NOTES         top

       A child created by fork(2) inherits its parent's nice value.  The
       nice value is preserved across execve(2).

       The degree to which their relative nice value affects the scheduling
       of processes varies across UNIX systems, and, on Linux, across kernel
       versions.  Starting with kernel 2.6.23, Linux adopted an algorithm
       that causes relative differences in nice values to have a much
       stronger effect.  This causes very low nice values (+19) to truly
       provide little CPU to a process whenever there is any other higher
       priority load on the system, and makes high nice values (-20) deliver
       most of the CPU to applications that require it (e.g., some audio

       The details on the condition for EPERM depend on the system.  The
       above description is what POSIX.1-2001 says, and seems to be followed
       on all System V-like systems.  Linux kernels before 2.6.12 required
       the real or effective user ID of the caller to match the real user of
       the process who (instead of its effective user ID).  Linux 2.6.12 and
       later require the effective user ID of the caller to match the real
       or effective user ID of the process who.  All BSD-like systems (SunOS
       4.1.3, Ultrix 4.2, 4.3BSD, FreeBSD 4.3, OpenBSD-2.5, ...) behave in
       the same manner as Linux 2.6.12 and later.

       The actual priority range varies between kernel versions.  Linux
       before 1.3.36 had -infinity..15.  Since kernel 1.3.43, Linux has the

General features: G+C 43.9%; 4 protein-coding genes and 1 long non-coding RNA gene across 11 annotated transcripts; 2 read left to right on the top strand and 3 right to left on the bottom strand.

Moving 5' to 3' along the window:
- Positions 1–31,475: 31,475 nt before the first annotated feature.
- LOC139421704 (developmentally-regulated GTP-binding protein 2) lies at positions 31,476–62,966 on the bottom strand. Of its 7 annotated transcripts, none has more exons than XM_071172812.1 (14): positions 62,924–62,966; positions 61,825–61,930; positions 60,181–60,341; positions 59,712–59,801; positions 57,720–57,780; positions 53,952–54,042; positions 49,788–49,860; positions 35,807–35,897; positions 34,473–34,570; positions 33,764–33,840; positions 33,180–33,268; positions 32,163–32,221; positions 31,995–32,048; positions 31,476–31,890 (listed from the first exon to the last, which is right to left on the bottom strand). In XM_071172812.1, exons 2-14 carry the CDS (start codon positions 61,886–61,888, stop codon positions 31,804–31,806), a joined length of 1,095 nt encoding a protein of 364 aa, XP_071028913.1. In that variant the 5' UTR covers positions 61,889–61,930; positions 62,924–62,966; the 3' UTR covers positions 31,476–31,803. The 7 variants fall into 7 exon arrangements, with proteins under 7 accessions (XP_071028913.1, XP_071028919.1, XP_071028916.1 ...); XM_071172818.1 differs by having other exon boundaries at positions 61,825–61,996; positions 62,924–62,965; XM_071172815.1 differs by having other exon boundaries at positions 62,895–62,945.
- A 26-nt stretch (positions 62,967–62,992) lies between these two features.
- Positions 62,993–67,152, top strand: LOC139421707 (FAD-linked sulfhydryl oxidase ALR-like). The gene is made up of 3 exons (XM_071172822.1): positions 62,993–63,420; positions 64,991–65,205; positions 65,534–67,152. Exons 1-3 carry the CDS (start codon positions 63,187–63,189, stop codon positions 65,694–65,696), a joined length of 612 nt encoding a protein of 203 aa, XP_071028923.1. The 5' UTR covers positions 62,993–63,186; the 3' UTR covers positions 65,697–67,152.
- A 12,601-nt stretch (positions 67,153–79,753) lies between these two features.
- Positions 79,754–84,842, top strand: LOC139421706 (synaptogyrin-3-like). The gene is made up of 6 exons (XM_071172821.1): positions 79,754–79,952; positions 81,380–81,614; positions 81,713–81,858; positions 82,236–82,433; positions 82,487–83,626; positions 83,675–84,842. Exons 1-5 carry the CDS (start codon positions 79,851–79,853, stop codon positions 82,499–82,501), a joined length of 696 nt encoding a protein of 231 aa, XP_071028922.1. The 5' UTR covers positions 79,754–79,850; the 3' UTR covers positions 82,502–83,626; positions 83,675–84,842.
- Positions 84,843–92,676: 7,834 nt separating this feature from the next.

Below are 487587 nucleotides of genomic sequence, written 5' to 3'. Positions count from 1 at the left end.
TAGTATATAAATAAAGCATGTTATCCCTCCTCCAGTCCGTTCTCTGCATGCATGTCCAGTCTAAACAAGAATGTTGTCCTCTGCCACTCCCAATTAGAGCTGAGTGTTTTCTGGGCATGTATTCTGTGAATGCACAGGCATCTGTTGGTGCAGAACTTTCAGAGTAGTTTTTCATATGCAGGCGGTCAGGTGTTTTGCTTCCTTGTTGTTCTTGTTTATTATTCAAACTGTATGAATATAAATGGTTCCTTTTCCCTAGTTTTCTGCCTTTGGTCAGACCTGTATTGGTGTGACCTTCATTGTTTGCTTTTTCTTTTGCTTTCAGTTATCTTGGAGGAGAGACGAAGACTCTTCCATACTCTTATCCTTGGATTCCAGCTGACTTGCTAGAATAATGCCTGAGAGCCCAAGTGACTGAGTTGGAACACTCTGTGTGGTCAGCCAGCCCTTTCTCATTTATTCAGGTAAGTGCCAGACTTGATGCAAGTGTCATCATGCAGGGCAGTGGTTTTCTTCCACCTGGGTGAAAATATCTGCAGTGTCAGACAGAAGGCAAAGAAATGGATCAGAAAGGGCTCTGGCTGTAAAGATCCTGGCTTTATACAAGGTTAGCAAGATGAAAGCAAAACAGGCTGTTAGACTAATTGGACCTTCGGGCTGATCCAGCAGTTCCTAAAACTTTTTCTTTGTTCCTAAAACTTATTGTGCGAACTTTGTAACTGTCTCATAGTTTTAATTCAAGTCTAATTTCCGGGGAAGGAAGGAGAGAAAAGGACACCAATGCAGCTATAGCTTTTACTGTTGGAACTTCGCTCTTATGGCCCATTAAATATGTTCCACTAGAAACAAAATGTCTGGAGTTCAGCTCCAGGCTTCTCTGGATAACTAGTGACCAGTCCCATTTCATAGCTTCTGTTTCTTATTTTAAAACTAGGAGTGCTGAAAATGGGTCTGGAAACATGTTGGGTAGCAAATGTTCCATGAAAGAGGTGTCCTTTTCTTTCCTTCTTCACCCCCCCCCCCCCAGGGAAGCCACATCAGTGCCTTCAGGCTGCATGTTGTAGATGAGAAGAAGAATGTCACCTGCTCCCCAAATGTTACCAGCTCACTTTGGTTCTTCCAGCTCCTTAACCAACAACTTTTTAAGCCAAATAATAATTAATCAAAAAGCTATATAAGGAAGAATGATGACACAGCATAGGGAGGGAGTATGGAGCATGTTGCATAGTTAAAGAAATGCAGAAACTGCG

range -20..19.  On some other systems, the range of nice values is

       Including <sys/time.h> is not required these days, but increases
       portability.  (Indeed, <sys/resource.h> defines the rusage structure
       with fields of type struct timeval defined in <sys/time.h>.)

   C library/kernel differences
       Within the kernel, nice values are actually represented using the
       range 40..1 (since negative numbers are error codes) and these are
       the values employed by the setpriority() and getpriority() system
       calls.  The glibc wrapper functions for these system calls handle the
       translations between the user-land and kernel representations of the
       nice value according to the formula unice = 20 - knice.  (Thus, the
       kernel's 40..1 range corresponds to the range -20..19 as seen by user

BUGS         top

       According to POSIX, the nice value is a per-process setting.
       However, under the current Linux/NPTL implementation of POSIX
       threads, the nice value is a per-thread attribute: different threads
       in the same process can have different nice values.  Portable
       applications should avoid relying on the Linux behavior, which may be
       made standards conformant in the future.

SEE ALSO         top

       nice(1), renice(1), fork(2), capabilities(7), sched(7)

       Documentation/scheduler/sched-nice-design.txt in the Linux kernel
       source tree (since Linux 2.6.23)

COLOPHON         top

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Linux                            2016-07-17                   GETPRIORITY(2)